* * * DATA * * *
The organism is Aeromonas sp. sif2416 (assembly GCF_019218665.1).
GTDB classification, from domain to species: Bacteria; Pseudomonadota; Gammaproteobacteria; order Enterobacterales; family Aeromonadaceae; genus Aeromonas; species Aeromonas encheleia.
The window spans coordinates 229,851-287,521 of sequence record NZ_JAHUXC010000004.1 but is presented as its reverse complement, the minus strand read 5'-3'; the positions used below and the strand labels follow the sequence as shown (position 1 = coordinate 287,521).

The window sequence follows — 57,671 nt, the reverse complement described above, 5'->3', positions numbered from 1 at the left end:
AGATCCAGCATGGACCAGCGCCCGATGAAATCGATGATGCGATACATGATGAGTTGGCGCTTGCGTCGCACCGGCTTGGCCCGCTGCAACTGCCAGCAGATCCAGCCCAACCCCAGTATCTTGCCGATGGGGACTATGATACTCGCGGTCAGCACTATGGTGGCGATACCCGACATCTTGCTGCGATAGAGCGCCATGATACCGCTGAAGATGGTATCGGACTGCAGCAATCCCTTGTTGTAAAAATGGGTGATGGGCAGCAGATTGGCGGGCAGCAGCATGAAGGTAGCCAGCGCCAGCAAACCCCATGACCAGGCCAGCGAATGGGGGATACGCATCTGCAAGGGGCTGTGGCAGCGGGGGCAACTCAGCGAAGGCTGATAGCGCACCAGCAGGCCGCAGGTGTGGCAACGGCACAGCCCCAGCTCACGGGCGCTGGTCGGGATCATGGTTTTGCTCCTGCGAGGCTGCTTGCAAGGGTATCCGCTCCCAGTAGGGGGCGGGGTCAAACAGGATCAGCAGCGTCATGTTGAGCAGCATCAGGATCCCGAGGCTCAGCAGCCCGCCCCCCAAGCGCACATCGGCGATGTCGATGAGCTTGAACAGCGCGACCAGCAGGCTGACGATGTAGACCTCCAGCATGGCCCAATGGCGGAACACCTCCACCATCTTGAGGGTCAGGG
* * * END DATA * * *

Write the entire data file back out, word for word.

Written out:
The organism is Aeromonas sp. sif2416 (assembly GCF_019218665.1).
GTDB classification, from domain to species: Bacteria; Pseudomonadota; Gammaproteobacteria; order Enterobacterales; family Aeromonadaceae; genus Aeromonas; species Aeromonas encheleia.
The window spans coordinates 229,851-287,521 of sequence record NZ_JAHUXC010000004.1 but is presented as its reverse complement, the minus strand read 5'-3'; the positions used below and the strand labels follow the sequence as shown (position 1 = coordinate 287,521).

The window sequence follows — 57,671 nt, the reverse complement described above, 5'->3', positions numbered from 1 at the left end:
AGATCCAGCATGGACCAGCGCCCGATGAAATCGATGATGCGATACATGATGAGTTGGCGCTTGCGTCGCACCGGCTTGGCCCGCTGCAACTGCCAGCAGATCCAGCCCAACCCCAGTATCTTGCCGATGGGGACTATGATACTCGCGGTCAGCACTATGGTGGCGATACCCGACATCTTGCTGCGATAGAGCGCCATGATACCGCTGAAGATGGTATCGGACTGCAGCAATCCCTTGTTGTAAAAATGGGTGATGGGCAGCAGATTGGCGGGCAGCAGCATGAAGGTAGCCAGCGCCAGCAAACCCCATGACCAGGCCAGCGAATGGGGGATACGCATCTGCAAGGGGCTGTGGCAGCGGGGGCAACTCAGCGAAGGCTGATAGCGCACCAGCAGGCCGCAGGTGTGGCAACGGCACAGCCCCAGCTCACGGGCGCTGGTCGGGATCATGGTTTTGCTCCTGCGAGGCTGCTTGCAAGGGTATCCGCTCCCAGTAGGGGGCGGGGTCAAACAGGATCAGCAGCGTCATGTTGAGCAGCATCAGGATCCCGAGGCTCAGCAGCCCGCCCCCCAAGCGCACATCGGCGATGTCGATGAGCTTGAACAGCGCGACCAGCAGGCTGACGATGTAGACCTCCAGCATGGCCCAATGGCGGAACACCTCCACCATCTTGAGGGTCAGGG